Super Bowl Hideouts: The Big Easy Hotspots Where Hollywood Will Sleep, Eat and Party

The wide array of beers and spirits at d.b.a.

New foodie destinations such as Root and Sylvain and beloved spots Commander's Palace and Jaques-Imo's will be hopping as the A-list descends on New Orleans.

This story first appeared in the Feb. 8 issue of The Hollywood Reporter magazine.

For New Orleans, nothing makes a post-Katrina comeback official like hosting a Super Bowl. And when such A-listers as Will Ferrell and wife Viveca, Jon Cryer, New York Giants owner and producer Steve Tisch, Elektra president Jeff Castelaz, ICM president Chris Silbermann, Lindsay Lohan’s lawyer David Feldman and WME agents Josh Pyatt and Boomer Malkin touch down for the Feb. 3 weekend, Hollywood will find the city’s mainstays as good as they’ve always been.

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“I do not go to New Orleans without going to Commander’s Palace (1403 Washington Ave.),” says Fox Sports analyst Sean Tuohy, who will stop by the Garden District landmark while in town to cheer on his son Michael Oher, the Ravens offensive tackle depicted in 2010’s The Blind Side. (Also by the Commander’s Palace team: SoBou at 310 Rue Chartres, a tapas venture that Esquire named as one of 2012’s best new restaurants.) On Jan. 21, Beyonce Instagrammed her visit to homey standby Mother’s (401 Poydras St.), which CBS Sports vp Harold Bryant likes for “a nice breakfast or for something very spicy.” Jacques-Imo’s (8324 Oak St.) “is one of those places that both locals and tourists swear by,” says local WDSU-TV sports anchor Fletcher Mackel of the no-frills Creole restaurant. “You go through the kitchen to get to the dining room, and business people with their ties undone are coming in.”

On the newer side, early adopters Josh Brolin and Seth Rogen have been spotted at Root (200 Julia St.), a Modern American instant hit. Sylvain (625 Chartres St.), a gastropub in an 18th century carriage house, has attracted Jamie Foxx and Leonardo DiCaprio since opening in 2010. Says NFL patriarch Archie Manning of Cajun newbie Restaurant R’evolution (777 Bienville St.), “All my friends have been there, and it’s on my bucket list.” Parks and Recreation’s Aziz Ansari was so taken with the rabbit and dumplings at Cochon (930 Tchoupitoulas St.) in March that he added a stand-up comedy date in New Orleans so he could eat there again.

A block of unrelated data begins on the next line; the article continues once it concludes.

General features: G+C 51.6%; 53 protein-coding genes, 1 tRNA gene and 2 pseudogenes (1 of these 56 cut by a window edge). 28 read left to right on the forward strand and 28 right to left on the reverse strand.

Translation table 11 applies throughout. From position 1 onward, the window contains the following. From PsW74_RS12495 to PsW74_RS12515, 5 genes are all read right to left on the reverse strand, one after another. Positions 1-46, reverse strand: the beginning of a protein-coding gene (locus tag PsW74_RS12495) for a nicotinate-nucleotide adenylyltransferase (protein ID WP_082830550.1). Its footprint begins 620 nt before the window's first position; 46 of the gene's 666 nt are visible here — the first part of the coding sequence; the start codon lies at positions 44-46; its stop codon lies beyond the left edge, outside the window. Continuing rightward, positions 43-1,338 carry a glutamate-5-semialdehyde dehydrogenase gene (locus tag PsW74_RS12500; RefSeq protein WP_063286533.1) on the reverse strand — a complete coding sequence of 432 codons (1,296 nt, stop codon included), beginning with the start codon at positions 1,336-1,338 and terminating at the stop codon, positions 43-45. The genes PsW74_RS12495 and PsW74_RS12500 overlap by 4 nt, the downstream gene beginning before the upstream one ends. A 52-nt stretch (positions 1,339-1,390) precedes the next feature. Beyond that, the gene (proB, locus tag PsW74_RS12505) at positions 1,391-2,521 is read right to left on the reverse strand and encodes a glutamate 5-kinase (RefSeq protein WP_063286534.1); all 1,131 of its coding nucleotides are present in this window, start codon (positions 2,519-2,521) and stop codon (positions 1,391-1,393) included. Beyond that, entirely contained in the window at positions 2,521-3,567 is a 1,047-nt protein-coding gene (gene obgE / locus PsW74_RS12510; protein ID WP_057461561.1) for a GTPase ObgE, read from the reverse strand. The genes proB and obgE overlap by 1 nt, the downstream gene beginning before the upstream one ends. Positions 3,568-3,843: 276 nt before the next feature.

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For drinks, the recently renovated but still-revolving Carousel Bar draws Rod Stewart and Pink to historic Hotel Monteleone (214 Royal St.; rooms from $289), which since 1886 has been a haunt for writers from Truman Capote to Anne Rice. Cocktail lounges Bellocq at the Hotel Modern (936 St. Charles Ave.; rooms from $165) and Cure (4905 Freret St.) -- Cure’s Midnight in a Perfect World cocktail features tagliatella liqueur, single-barrel bourbon and vermouth from Turin, Italy -- up the city’s mixology credentials.

There aren’t enough nights in the week to hear all that New Orleans musicians have to offer. Jazz trumpeter Jeremy Davenport holds court Thursday through Saturday in his eponymous lounge at the Ritz-Carlton (921 Canal St.; executive suites from $4,000). On Thursdays, folks flock to hear Kermit Ruffins at Vaughan’s Lounge (4229 Dauphine St.) or trumpeter Irvin Mayfield at his Jazz Playhouse in the Royal Sonesta Hotel (300 Bourbon St.). “It’s a wonderful contrast that one of the best, most elegant jazz clubs is right in the heart and excitement of Bourbon Street,” raves Treme’s Wendell Pierce. For those without an itinerary, local WWL-TV reporter Scott Satchfield recommends hopping from the nightly live music and extensive beer selection at d.b.a. (618 Frenchmen St.) to its neighboring clubs on the thoroughfare he calls “the heartbeat of New Orleans, where locals go to let loose and hear music.”